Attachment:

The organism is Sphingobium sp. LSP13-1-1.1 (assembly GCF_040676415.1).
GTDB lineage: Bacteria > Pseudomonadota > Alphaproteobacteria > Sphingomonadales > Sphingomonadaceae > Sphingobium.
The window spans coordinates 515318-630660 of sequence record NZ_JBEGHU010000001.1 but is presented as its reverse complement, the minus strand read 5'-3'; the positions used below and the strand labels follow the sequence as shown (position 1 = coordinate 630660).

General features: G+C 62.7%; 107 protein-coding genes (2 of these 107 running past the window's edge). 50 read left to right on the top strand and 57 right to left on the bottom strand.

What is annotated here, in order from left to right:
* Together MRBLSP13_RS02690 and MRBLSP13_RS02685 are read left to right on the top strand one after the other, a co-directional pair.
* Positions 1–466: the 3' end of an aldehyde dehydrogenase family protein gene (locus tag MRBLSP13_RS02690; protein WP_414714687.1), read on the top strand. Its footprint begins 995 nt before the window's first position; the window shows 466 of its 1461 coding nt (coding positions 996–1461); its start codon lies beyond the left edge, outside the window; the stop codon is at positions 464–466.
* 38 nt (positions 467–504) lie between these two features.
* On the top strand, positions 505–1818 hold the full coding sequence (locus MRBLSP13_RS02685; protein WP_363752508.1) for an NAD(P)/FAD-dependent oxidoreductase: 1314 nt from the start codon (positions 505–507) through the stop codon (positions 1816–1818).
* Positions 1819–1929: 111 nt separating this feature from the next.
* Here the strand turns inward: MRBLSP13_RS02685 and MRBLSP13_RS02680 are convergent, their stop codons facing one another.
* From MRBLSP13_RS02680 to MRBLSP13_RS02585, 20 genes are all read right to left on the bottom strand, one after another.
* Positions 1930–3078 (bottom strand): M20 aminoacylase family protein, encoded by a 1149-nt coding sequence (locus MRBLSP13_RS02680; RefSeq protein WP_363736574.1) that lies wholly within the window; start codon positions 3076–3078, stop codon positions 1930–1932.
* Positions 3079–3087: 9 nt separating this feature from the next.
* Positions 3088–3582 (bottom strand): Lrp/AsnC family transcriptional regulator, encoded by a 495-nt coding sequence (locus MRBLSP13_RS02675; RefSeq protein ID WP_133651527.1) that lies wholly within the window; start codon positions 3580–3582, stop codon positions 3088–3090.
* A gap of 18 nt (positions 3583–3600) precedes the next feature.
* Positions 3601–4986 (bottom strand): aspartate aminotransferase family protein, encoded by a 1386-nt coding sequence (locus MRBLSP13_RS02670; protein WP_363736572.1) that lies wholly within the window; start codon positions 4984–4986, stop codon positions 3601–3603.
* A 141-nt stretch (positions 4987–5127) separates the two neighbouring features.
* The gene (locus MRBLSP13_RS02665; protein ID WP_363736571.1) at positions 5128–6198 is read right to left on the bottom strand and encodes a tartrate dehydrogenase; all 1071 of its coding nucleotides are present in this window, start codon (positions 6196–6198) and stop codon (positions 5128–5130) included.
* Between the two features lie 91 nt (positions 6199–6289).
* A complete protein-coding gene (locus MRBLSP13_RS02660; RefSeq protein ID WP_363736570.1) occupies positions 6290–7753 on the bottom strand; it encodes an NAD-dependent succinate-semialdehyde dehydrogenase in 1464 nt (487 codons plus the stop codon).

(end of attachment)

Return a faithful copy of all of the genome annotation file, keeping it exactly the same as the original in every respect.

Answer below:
The organism is Sphingobium sp. LSP13-1-1.1 (assembly GCF_040676415.1).
GTDB lineage: Bacteria > Pseudomonadota > Alphaproteobacteria > Sphingomonadales > Sphingomonadaceae > Sphingobium.
The window spans coordinates 515318-630660 of sequence record NZ_JBEGHU010000001.1 but is presented as its reverse complement, the minus strand read 5'-3'; the positions used below and the strand labels follow the sequence as shown (position 1 = coordinate 630660).

General features: G+C 62.7%; 107 protein-coding genes (2 of these 107 running past the window's edge). 50 read left to right on the top strand and 57 right to left on the bottom strand.

What is annotated here, in order from left to right:
* Together MRBLSP13_RS02690 and MRBLSP13_RS02685 are read left to right on the top strand one after the other, a co-directional pair.
* Positions 1–466: the 3' end of an aldehyde dehydrogenase family protein gene (locus tag MRBLSP13_RS02690; protein WP_414714687.1), read on the top strand. Its footprint begins 995 nt before the window's first position; the window shows 466 of its 1461 coding nt (coding positions 996–1461); its start codon lies beyond the left edge, outside the window; the stop codon is at positions 464–466.
* 38 nt (positions 467–504) lie between these two features.
* On the top strand, positions 505–1818 hold the full coding sequence (locus MRBLSP13_RS02685; protein WP_363752508.1) for an NAD(P)/FAD-dependent oxidoreductase: 1314 nt from the start codon (positions 505–507) through the stop codon (positions 1816–1818).
* Positions 1819–1929: 111 nt separating this feature from the next.
* Here the strand turns inward: MRBLSP13_RS02685 and MRBLSP13_RS02680 are convergent, their stop codons facing one another.
* From MRBLSP13_RS02680 to MRBLSP13_RS02585, 20 genes are all read right to left on the bottom strand, one after another.
* Positions 1930–3078 (bottom strand): M20 aminoacylase family protein, encoded by a 1149-nt coding sequence (locus MRBLSP13_RS02680; RefSeq protein WP_363736574.1) that lies wholly within the window; start codon positions 3076–3078, stop codon positions 1930–1932.
* Positions 3079–3087: 9 nt separating this feature from the next.
* Positions 3088–3582 (bottom strand): Lrp/AsnC family transcriptional regulator, encoded by a 495-nt coding sequence (locus MRBLSP13_RS02675; RefSeq protein ID WP_133651527.1) that lies wholly within the window; start codon positions 3580–3582, stop codon positions 3088–3090.
* A gap of 18 nt (positions 3583–3600) precedes the next feature.
* Positions 3601–4986 (bottom strand): aspartate aminotransferase family protein, encoded by a 1386-nt coding sequence (locus MRBLSP13_RS02670; protein WP_363736572.1) that lies wholly within the window; start codon positions 4984–4986, stop codon positions 3601–3603.
* A 141-nt stretch (positions 4987–5127) separates the two neighbouring features.
* The gene (locus MRBLSP13_RS02665; protein ID WP_363736571.1) at positions 5128–6198 is read right to left on the bottom strand and encodes a tartrate dehydrogenase; all 1071 of its coding nucleotides are present in this window, start codon (positions 6196–6198) and stop codon (positions 5128–5130) included.
* Between the two features lie 91 nt (positions 6199–6289).
* A complete protein-coding gene (locus MRBLSP13_RS02660; RefSeq protein ID WP_363736570.1) occupies positions 6290–7753 on the bottom strand; it encodes an NAD-dependent succinate-semialdehyde dehydrogenase in 1464 nt (487 codons plus the stop codon).